The UN Food and Agriculture Organization (FAO) predicts that 50 to 100 million additional people will become hungry in light of the ramifications of the global financial downturn. Dr. David Nabarro, Coordinator of the UN Secretary General’s High Level Task Force on the Global Food Crisis (HLTF) explains, “The evidence that we have, still anecdotal, is that the problem is starting up.”
As jobs in poor countries are eliminated and remittances from abroad decrease, the economic situation for many becomes more tenuous. According to the International Labour Organisation (ILO), two years of a global economic crisis could mean 50 million more people will be unemployed. This new challenge comes in the wake of last year’s global food crisis, the repercussions of which – high food prices, low food stores, volatile markets – are still affecting people in the developing world.
This new burden threatens to push more people over the threshold into hunger and poverty. Nabarro warns, “’We’re anticipating that, with the reduction of their purchasing power as a result of this unemployment, they are going to be facing extreme problems with ensuring that they could feed themselves and their families. As well as the many other difficulties that people of the world are facing… they’re also going to be heading into another period of hunger’.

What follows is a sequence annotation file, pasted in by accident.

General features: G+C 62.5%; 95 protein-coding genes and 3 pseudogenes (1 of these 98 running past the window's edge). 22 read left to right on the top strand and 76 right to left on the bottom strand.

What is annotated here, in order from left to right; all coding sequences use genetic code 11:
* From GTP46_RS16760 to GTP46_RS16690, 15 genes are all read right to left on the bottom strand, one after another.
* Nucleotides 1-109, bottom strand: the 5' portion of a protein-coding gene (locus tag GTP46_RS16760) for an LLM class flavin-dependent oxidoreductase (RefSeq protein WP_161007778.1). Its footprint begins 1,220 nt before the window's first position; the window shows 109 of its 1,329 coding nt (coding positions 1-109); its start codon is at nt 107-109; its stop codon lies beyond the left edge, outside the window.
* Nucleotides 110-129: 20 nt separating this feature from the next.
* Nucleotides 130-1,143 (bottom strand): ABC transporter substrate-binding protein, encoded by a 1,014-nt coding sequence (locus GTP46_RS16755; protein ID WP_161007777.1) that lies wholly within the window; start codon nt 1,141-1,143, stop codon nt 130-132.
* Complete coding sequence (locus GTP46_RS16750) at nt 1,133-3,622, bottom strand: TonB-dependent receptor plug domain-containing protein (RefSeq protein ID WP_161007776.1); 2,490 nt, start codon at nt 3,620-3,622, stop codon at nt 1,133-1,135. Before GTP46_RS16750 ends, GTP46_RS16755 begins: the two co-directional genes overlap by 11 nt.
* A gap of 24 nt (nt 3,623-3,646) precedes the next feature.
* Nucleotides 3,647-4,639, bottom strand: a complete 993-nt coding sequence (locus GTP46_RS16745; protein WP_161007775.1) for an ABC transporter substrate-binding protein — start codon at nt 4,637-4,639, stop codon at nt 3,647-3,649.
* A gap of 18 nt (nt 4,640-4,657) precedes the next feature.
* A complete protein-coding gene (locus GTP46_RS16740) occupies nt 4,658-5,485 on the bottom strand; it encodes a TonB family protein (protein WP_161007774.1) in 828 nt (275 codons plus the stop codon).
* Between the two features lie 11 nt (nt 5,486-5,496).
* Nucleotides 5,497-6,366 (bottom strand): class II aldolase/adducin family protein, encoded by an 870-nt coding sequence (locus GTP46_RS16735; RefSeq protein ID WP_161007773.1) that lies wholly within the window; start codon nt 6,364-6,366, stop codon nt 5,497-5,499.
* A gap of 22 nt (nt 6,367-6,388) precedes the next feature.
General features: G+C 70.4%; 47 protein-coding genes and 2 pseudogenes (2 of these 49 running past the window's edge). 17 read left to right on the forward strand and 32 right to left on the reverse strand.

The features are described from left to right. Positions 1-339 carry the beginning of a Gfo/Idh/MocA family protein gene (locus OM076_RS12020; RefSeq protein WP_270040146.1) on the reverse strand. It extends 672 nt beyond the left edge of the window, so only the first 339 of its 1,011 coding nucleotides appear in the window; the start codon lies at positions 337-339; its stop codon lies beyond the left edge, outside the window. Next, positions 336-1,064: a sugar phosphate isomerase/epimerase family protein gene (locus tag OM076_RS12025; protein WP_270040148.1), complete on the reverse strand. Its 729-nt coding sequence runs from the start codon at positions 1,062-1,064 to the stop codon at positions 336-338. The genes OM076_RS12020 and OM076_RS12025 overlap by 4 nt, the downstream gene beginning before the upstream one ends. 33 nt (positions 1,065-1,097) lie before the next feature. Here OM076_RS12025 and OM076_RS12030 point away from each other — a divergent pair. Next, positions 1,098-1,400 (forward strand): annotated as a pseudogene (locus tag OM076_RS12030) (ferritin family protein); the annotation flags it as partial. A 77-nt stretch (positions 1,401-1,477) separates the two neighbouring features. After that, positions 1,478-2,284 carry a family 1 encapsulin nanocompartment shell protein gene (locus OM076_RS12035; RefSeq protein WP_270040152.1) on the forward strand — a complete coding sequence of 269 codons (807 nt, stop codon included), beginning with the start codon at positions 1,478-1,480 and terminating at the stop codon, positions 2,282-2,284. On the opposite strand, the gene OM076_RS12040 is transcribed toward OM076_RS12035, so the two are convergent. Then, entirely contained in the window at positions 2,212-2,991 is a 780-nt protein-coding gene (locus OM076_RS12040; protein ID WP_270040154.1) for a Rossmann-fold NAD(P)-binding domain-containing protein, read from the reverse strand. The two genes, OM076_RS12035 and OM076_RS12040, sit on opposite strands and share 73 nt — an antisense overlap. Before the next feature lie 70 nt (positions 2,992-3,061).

These projections come just before G8 agriculture ministers meet in Italy to discuss the issue of food security and develop a proposal for addressing the global food crisis. The meeting begins on Saturday with ministers from the G8; it then continues on Sunday and Monday with representatives from other countries including Brazil, China, India, Mexico, South Africa, Argentina, Australia, and Egypt. Global bodies such as the FAO, World Food Program, International Fund for Agricultural Development (IFAD), World Bank, the High-Level Task Force on the Global Food Crisis, and African Union have also been invited.
We at ONE will be tracking the agriculture meetings; look out for updates next week.